The 7 and 6 Principles of the GDPR

The 7 and 6 Principles of the GDPR

December 19, 2018

The General Data Protection Regulation was been discussed here before, but keep in mind that Chapter II of the GDPR  specifies 6 key principles for processing personal data and 7 general principles overall.


1. ARTICLE 5 - Processing of Personal Data 

    1.   Must be lawful and transparent.

    2.   The processing must be limited to a specified purpose.

    3.   Only the minimum data needed should be processed

    4.    Inaccurate data must be immediately erased or corrected.

    5.   Personal data must be stored in a manner permitting personal identification for no longer than is necessary.

    6.   Data Security must be maintained. 




2. ARTICLE 6 - Lawfulness of Processing

     Data can only be processed if there is consent; a contractual obligation; a legal obligation; a need to protect  a vital interest of a person; a public interest; or legitimate interests of a third party that don't override the rights of the data subject. 


3. ARTICLE 7 - Conditions for Consent

    Specific consent must be given for specific matters and consent can be withdrawn at any time. 


4. ARTICLE 8 - Child's Consent 

     Parental consent is needed for the use of data pertaining to children younger than 16 years old.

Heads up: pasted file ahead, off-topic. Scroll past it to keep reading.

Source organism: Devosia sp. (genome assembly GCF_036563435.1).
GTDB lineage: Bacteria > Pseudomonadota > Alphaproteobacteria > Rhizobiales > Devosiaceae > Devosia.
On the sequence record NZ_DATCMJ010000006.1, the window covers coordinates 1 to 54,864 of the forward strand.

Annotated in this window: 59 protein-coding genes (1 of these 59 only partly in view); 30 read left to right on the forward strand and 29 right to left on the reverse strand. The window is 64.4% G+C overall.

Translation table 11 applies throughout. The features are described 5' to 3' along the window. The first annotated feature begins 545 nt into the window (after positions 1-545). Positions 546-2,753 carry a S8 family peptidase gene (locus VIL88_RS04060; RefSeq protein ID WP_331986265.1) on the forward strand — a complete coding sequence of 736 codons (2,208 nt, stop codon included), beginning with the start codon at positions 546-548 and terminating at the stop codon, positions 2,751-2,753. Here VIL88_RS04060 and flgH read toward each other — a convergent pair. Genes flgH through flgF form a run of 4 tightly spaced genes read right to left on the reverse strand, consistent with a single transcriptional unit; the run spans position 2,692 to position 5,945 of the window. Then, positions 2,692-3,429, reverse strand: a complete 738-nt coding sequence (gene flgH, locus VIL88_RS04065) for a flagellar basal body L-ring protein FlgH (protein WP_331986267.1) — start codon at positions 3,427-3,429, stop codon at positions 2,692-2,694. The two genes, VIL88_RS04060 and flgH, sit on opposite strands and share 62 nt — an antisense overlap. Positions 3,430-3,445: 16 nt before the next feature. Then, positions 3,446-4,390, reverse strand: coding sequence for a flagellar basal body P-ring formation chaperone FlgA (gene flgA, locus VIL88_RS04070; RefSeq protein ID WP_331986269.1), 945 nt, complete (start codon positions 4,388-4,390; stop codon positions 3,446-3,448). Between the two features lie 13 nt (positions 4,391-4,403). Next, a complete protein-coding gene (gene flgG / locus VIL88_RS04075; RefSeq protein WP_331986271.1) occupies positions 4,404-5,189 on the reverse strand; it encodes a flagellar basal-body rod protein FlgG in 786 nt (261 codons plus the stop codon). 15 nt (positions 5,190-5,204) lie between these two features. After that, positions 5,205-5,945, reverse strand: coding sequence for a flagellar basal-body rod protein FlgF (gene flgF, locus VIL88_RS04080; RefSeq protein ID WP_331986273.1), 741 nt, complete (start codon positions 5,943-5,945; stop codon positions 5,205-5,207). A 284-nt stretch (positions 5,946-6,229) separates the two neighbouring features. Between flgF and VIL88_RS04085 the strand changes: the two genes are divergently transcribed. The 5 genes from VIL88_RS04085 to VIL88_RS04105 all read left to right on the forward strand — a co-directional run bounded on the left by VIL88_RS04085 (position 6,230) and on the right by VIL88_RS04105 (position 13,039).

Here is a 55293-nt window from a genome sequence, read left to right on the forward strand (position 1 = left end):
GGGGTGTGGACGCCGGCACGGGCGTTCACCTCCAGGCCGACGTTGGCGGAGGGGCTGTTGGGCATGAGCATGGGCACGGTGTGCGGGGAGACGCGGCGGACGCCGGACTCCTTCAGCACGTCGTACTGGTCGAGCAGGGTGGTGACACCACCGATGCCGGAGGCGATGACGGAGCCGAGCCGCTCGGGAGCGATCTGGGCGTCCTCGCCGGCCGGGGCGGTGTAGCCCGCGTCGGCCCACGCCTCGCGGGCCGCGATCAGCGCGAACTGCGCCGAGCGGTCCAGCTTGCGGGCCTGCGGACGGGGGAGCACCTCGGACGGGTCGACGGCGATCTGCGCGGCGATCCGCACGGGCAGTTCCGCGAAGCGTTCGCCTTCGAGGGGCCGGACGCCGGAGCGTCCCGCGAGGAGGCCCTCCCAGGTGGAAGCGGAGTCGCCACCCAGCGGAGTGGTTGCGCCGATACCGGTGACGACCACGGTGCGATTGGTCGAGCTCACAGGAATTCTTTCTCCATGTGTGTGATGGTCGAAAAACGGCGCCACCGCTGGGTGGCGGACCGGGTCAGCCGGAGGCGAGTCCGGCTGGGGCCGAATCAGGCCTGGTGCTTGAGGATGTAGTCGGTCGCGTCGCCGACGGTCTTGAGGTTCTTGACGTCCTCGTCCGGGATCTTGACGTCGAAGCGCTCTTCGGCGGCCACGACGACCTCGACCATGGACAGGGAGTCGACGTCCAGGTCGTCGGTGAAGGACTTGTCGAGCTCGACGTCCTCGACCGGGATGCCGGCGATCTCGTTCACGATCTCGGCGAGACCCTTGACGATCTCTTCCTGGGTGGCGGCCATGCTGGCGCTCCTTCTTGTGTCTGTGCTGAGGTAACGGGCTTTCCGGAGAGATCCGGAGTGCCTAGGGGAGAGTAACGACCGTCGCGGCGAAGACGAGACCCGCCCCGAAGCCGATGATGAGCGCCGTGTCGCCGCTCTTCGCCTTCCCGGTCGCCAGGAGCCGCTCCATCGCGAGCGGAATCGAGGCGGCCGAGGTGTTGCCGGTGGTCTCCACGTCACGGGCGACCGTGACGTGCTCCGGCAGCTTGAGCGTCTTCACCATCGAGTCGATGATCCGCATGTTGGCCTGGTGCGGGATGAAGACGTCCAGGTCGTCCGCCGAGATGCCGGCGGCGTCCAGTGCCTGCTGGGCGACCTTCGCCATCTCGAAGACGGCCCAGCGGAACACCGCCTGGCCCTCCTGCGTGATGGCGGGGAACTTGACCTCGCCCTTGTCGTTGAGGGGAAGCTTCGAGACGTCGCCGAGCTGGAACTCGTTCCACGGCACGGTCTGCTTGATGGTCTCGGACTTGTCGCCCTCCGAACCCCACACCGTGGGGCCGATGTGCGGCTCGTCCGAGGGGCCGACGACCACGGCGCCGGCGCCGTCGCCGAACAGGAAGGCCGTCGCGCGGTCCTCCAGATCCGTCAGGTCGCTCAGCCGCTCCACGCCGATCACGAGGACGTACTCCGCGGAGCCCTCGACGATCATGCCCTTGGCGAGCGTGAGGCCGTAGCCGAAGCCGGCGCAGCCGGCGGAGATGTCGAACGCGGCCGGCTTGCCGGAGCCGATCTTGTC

5. ARTICLE 9  - Special Categories of Personal Data

     Data cannot be processed to show a person's racial or ethnic origin, political opinions, sexual orientation, religious or philosophical beliefs, or trade union membership, and the processing of genetic data, biometric data to identify a person is prohibited without consent or for another legitimate purpose. 


6. ARTICLE 10 - Criminal Convictions

     Only official authorities can keep a comprehensive register of criminal activity. 


7. ARTICLE 11 - Processing That Does Not Require Identification

    If the purpose for which data is processed does not require identification of a data subject, the controller does not have to process additional information to identify the data subject for the purpose of complying with the GDPR.    


This is a silly anagram, but think: LID CCCC




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